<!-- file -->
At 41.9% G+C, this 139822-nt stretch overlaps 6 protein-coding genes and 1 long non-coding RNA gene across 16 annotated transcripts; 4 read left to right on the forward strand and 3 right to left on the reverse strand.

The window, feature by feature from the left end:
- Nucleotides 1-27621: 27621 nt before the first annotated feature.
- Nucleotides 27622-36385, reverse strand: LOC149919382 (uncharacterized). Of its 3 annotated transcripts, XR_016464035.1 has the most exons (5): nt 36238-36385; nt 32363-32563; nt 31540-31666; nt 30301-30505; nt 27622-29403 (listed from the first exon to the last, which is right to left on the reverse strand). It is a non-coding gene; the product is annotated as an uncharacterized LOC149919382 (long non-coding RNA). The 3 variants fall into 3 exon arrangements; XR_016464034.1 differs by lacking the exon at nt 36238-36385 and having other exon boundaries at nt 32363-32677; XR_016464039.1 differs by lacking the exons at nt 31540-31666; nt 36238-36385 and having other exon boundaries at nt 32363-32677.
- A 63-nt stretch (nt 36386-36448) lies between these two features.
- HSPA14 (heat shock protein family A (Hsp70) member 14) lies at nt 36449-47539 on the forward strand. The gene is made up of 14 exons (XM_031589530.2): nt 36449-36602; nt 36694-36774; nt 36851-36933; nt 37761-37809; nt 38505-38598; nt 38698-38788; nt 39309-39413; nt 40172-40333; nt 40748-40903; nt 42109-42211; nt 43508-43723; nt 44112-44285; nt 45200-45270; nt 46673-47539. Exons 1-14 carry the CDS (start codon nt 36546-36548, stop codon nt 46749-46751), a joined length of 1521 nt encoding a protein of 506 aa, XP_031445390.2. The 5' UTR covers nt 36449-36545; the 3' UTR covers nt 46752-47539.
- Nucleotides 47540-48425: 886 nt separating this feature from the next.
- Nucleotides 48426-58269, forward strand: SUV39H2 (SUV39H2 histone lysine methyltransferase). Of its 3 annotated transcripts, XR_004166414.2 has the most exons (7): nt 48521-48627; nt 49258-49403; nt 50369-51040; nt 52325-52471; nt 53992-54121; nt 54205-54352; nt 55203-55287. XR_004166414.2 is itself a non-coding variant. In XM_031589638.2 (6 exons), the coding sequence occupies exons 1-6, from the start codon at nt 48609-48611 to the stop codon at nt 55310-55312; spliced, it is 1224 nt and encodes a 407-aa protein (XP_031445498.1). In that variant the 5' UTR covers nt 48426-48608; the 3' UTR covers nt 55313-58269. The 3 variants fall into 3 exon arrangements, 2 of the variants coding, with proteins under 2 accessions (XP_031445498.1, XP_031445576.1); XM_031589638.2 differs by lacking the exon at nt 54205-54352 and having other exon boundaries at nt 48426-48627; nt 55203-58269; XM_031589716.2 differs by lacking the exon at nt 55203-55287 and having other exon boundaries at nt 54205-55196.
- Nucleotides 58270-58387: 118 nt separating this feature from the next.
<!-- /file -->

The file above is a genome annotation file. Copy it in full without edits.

At 41.9% G+C, this 139822-nt stretch overlaps 6 protein-coding genes and 1 long non-coding RNA gene across 16 annotated transcripts; 4 read left to right on the forward strand and 3 right to left on the reverse strand.

The window, feature by feature from the left end:
- Nucleotides 1-27621: 27621 nt before the first annotated feature.
- Nucleotides 27622-36385, reverse strand: LOC149919382 (uncharacterized). Of its 3 annotated transcripts, XR_016464035.1 has the most exons (5): nt 36238-36385; nt 32363-32563; nt 31540-31666; nt 30301-30505; nt 27622-29403 (listed from the first exon to the last, which is right to left on the reverse strand). It is a non-coding gene; the product is annotated as an uncharacterized LOC149919382 (long non-coding RNA). The 3 variants fall into 3 exon arrangements; XR_016464034.1 differs by lacking the exon at nt 36238-36385 and having other exon boundaries at nt 32363-32677; XR_016464039.1 differs by lacking the exons at nt 31540-31666; nt 36238-36385 and having other exon boundaries at nt 32363-32677.
- A 63-nt stretch (nt 36386-36448) lies between these two features.
- HSPA14 (heat shock protein family A (Hsp70) member 14) lies at nt 36449-47539 on the forward strand. The gene is made up of 14 exons (XM_031589530.2): nt 36449-36602; nt 36694-36774; nt 36851-36933; nt 37761-37809; nt 38505-38598; nt 38698-38788; nt 39309-39413; nt 40172-40333; nt 40748-40903; nt 42109-42211; nt 43508-43723; nt 44112-44285; nt 45200-45270; nt 46673-47539. Exons 1-14 carry the CDS (start codon nt 36546-36548, stop codon nt 46749-46751), a joined length of 1521 nt encoding a protein of 506 aa, XP_031445390.2. The 5' UTR covers nt 36449-36545; the 3' UTR covers nt 46752-47539.
- Nucleotides 47540-48425: 886 nt separating this feature from the next.
- Nucleotides 48426-58269, forward strand: SUV39H2 (SUV39H2 histone lysine methyltransferase). Of its 3 annotated transcripts, XR_004166414.2 has the most exons (7): nt 48521-48627; nt 49258-49403; nt 50369-51040; nt 52325-52471; nt 53992-54121; nt 54205-54352; nt 55203-55287. XR_004166414.2 is itself a non-coding variant. In XM_031589638.2 (6 exons), the coding sequence occupies exons 1-6, from the start codon at nt 48609-48611 to the stop codon at nt 55310-55312; spliced, it is 1224 nt and encodes a 407-aa protein (XP_031445498.1). In that variant the 5' UTR covers nt 48426-48608; the 3' UTR covers nt 55313-58269. The 3 variants fall into 3 exon arrangements, 2 of the variants coding, with proteins under 2 accessions (XP_031445498.1, XP_031445576.1); XM_031589638.2 differs by lacking the exon at nt 54205-54352 and having other exon boundaries at nt 48426-48627; nt 55203-58269; XM_031589716.2 differs by lacking the exon at nt 55203-55287 and having other exon boundaries at nt 54205-55196.
- Nucleotides 58270-58387: 118 nt separating this feature from the next.